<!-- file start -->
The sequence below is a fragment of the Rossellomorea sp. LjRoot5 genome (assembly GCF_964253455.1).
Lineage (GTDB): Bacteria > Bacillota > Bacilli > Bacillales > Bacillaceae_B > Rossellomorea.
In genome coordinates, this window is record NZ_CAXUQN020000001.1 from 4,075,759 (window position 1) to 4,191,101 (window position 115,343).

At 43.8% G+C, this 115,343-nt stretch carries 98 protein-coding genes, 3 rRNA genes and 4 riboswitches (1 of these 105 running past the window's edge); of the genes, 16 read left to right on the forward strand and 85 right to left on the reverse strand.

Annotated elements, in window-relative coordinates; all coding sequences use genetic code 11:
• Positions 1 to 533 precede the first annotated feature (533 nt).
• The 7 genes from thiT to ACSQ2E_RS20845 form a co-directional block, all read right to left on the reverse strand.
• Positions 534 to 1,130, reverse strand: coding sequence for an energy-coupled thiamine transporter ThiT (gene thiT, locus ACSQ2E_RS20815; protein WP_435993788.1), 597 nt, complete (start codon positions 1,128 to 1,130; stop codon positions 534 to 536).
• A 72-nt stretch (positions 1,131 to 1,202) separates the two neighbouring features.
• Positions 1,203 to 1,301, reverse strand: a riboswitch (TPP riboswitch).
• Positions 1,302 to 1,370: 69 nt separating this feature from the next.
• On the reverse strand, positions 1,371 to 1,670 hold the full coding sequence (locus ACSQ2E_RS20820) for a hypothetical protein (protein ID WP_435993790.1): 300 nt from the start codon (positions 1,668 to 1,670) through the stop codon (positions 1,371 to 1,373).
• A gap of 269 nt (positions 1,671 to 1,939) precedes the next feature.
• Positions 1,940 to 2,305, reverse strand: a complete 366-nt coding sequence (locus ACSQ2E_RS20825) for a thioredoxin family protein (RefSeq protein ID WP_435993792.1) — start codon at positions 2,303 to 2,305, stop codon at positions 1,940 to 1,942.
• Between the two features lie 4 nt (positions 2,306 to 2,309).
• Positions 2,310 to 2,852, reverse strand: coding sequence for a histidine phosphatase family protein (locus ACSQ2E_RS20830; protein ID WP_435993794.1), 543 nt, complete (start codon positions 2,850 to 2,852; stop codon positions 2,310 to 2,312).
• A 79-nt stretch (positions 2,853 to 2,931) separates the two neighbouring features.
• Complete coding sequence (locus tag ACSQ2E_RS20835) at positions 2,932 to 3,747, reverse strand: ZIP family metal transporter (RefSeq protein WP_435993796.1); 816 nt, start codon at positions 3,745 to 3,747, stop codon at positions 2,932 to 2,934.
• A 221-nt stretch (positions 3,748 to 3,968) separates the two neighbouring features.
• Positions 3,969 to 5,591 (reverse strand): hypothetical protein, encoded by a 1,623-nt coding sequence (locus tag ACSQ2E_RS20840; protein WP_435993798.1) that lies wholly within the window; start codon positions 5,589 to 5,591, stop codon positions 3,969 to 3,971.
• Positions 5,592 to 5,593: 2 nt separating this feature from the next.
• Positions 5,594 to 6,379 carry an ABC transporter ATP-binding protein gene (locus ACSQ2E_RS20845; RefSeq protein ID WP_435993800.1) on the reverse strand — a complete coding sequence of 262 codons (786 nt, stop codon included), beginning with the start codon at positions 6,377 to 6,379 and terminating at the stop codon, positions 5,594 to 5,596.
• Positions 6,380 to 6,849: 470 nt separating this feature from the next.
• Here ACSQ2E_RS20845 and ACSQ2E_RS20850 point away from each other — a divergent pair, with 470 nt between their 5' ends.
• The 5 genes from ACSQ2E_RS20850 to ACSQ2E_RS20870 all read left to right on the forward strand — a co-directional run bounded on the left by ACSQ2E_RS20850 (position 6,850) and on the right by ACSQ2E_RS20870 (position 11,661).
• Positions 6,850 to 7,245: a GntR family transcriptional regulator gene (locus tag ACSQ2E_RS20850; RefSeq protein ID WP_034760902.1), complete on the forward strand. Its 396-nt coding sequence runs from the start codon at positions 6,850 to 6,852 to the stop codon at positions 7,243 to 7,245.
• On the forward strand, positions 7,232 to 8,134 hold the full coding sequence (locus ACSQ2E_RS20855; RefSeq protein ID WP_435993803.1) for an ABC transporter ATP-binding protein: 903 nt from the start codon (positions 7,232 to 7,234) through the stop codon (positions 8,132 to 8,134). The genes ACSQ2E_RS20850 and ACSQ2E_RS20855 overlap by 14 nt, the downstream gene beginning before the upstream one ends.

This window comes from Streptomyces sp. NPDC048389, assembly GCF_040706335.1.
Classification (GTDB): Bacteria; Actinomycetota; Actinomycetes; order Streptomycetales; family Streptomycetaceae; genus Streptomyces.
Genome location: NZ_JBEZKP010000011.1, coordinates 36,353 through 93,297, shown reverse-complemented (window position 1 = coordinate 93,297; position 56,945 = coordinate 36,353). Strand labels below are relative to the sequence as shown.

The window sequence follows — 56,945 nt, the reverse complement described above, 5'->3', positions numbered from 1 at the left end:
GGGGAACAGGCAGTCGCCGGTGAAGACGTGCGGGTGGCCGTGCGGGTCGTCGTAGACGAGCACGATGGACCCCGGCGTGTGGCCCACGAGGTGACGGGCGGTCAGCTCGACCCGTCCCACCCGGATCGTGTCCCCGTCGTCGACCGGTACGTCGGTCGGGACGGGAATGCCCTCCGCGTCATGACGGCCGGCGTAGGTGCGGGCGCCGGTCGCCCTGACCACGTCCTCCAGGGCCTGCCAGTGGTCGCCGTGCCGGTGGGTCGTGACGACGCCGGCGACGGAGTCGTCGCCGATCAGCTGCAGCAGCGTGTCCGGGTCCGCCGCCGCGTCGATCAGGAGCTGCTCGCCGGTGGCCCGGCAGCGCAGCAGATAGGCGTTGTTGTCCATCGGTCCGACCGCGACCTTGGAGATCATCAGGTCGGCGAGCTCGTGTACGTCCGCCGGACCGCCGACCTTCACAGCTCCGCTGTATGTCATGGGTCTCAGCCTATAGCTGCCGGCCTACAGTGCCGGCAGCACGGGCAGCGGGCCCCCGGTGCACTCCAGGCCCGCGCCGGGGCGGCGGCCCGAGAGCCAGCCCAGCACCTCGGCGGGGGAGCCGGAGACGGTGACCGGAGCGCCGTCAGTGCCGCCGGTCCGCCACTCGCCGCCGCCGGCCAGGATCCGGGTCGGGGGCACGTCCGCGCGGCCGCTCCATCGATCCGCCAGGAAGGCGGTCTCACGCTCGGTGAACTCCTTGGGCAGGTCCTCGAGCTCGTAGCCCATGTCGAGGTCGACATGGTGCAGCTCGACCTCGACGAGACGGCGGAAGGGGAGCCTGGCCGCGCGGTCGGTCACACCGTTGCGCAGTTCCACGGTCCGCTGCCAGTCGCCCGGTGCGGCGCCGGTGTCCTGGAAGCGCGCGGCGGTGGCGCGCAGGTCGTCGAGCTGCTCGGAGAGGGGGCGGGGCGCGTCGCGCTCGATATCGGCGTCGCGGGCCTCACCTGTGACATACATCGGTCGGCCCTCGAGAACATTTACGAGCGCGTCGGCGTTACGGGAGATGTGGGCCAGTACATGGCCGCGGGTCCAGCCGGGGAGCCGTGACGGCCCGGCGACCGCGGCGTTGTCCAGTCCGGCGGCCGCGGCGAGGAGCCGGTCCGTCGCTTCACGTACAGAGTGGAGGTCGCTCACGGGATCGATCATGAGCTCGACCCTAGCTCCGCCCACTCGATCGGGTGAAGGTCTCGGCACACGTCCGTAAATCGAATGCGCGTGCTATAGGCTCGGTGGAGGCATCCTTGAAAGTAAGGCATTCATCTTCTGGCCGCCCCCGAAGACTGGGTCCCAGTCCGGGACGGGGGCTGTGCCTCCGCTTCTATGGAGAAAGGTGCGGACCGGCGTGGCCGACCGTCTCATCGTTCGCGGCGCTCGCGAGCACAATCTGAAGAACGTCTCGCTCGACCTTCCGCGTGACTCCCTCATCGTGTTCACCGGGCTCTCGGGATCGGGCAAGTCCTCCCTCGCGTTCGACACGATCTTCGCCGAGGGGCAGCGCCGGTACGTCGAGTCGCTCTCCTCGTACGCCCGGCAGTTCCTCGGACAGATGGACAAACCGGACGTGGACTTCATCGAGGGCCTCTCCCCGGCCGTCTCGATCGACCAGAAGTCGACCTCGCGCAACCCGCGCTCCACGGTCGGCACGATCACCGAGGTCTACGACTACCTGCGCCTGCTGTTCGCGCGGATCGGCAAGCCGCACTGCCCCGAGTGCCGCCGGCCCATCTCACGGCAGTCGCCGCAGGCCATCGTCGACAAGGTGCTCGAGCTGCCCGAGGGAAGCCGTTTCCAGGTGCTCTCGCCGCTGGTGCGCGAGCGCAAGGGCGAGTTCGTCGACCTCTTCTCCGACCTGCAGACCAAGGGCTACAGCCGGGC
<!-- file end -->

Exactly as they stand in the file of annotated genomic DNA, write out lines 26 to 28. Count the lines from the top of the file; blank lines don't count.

• Positions 6,850 to 7,245: a GntR family transcriptional regulator gene (locus tag ACSQ2E_RS20850; RefSeq protein ID WP_034760902.1), complete on the forward strand. Its 396-nt coding sequence runs from the start codon at positions 6,850 to 6,852 to the stop codon at positions 7,243 to 7,245.
• On the forward strand, positions 7,232 to 8,134 hold the full coding sequence (locus ACSQ2E_RS20855; RefSeq protein ID WP_435993803.1) for an ABC transporter ATP-binding protein: 903 nt from the start codon (positions 7,232 to 7,234) through the stop codon (positions 8,132 to 8,134). The genes ACSQ2E_RS20850 and ACSQ2E_RS20855 overlap by 14 nt, the downstream gene beginning before the upstream one ends.

This window comes from Streptomyces sp. NPDC048389, assembly GCF_040706335.1.